My Point of View: Piling up wealth, like manure, is inefficient in the country
My Point of View by Jennifer Vogt-Erickson
Does capitalism serve society or does society serve capital? After decades of Reagan’s influence and widening economic inequality, we are leaning toward the latter. Our regulatory environment and tax structures are organized to benefit a few at the top most of all, and our social safety net for everybody else is thin.
The countries with the best social mobility and opportunities for young people are strong social democracies. Hence, the “American Dream” is now easier to achieve in Denmark than in the U.S. This is the price of our increasing economic inequality in the U.S. It’s the logical outcome of entrenching privilege behind the mirage of exceptionalism.
One person who achieved the “American Dream” in Denmark is immigrant businessman Djaffer Shalchil, whose mother cleaned hotels while he studied and worked hard to launch a business. In an interview with Anand Giridharadas, he credits Denmark’s system of child care, education, health care and social services for his ability to flourish as a child and to build a successful business as an adult. He said, “It has always been evident to me, however, that I have not risen all by my own efforts: that I am not a ‘self-made man,’ that the welfare state made me.”
Shalchil thinks that economies must be well-regulated and well-managed to thrive, and monopolies and billionaires should not exist in a healthy market environment. “Wealth is like manure: Spread it, and it makes everything grow; pile it up, and it stinks.”
Albert Lea has strong connections to Scandinavian heritage, including a large contingent of Danish immigrants who arrived in the late 1800s. New Denmark Park is located near downtown at the southern edge of a neighborhood that was once known as New Denmark. The statue of a young Dane seeking better opportunities stands hopefully above a fountain.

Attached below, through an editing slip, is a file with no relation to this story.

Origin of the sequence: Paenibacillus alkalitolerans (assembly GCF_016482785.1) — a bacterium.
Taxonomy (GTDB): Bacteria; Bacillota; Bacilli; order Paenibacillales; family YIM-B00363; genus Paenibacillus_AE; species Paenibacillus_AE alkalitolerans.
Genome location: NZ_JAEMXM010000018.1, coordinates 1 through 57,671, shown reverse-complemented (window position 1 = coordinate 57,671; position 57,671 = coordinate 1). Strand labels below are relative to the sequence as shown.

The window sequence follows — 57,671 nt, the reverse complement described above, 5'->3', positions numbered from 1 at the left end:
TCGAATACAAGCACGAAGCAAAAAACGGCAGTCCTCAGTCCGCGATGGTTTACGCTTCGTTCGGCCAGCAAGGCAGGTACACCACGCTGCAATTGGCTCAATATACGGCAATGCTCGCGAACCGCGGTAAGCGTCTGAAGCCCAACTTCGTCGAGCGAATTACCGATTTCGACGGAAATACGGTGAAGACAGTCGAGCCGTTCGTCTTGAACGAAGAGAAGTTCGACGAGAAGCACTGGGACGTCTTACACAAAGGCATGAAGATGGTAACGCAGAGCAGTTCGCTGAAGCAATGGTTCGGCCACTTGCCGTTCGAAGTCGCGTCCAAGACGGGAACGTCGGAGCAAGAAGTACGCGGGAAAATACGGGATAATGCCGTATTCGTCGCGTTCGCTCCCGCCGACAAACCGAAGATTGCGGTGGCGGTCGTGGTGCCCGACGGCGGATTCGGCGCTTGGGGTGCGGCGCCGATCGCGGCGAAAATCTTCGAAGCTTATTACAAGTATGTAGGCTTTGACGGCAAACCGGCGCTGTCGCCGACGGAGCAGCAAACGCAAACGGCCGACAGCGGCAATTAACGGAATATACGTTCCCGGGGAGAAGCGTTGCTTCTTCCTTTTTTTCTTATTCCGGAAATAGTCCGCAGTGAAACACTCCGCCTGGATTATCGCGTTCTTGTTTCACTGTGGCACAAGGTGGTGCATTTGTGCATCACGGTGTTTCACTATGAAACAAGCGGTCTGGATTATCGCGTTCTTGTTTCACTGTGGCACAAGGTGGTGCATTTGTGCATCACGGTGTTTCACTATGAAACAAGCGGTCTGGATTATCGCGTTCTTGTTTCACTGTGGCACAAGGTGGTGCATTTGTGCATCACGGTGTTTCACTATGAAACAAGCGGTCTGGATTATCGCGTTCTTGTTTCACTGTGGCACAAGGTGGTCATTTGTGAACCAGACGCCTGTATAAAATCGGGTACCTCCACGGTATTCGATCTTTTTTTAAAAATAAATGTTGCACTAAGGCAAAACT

The irony a century later is that children growing up in Denmark now have better life chances (more social mobility) than those growing up in the U.S. This was not our fate; this was decades of policy-making that favors the already fortunate.
As most people around here have connections to agriculture in some way, we know intuitively that Shalchil’s manure metaphor makes sense. The nutrient cycle functions best when fertilizer is spread as necessary according to soil conditions and crop requirements. Over or under fertilizing does not produce the best overall yields.
Piling up wealth, like manure, is also inefficient.
Voters know this too, and electing Biden as president by a margin of over 7 million votes has already resulted in the passage of the American Rescue Plan. Biden is not stopping there — he is following up with a robust infrastructure package called the American Jobs Plan. While America is still the richest country on earth, much wealth has accumulated in few hands, and our core infrastructure has been neglected. It is visibly crumbling and falling behind. New investments in all manmade systems that connect us, which is vital for rural areas like ours, will spur economic growth for a generation or more
What is the Republican response to this? A rash of voter suppression bills in Republican-controlled Legislatures in dozens of states. As Sen. Raphael Warnock observed on the Senate floor, “We are witnessing right now a massive and unabashed assault on voting rights and voter access unlike anything we have since the Jim Crow era.”
This is not an accident, this is strategy. Over 40 years ago, the late Paul Weyrich, a conservative activist who co-founded the Heritage Foundation, told a group of Evangelical Christian leaders, “I don’t want everybody to vote. As a matter of fact, our leverage in the elections quite candidly goes up as the voting populace goes down.”
To protect voting rights of all American citizens, the U.S. House passed the For The People Act, and a showdown is coming in the Senate. Both of Minnesota’s senators are co-sponsors of the legislation. Amy Klobuchar stated the bill “would fundamentally improve our democracy by protecting voting rights, securing our election system and getting dark money out of our campaign system.”
Stopping dark money by preventing large donors from being able to shield their identities is extremely popular, except perhaps among the small group of nameless donors who don’t want exposure. A few boxes of tissue could dry all their tears.
The majority of voters reject obscene wealth and concentrated power. Democrats do the best job of creating opportunities, reinforcing the middle class and building an economy with widespread prosperity. Republicans’ answer is to lament “cancel culture” while systematically attempting to cancel voting rights.
Jennifer Vogt-Erickson is a member of the Freeborn County DFL Party.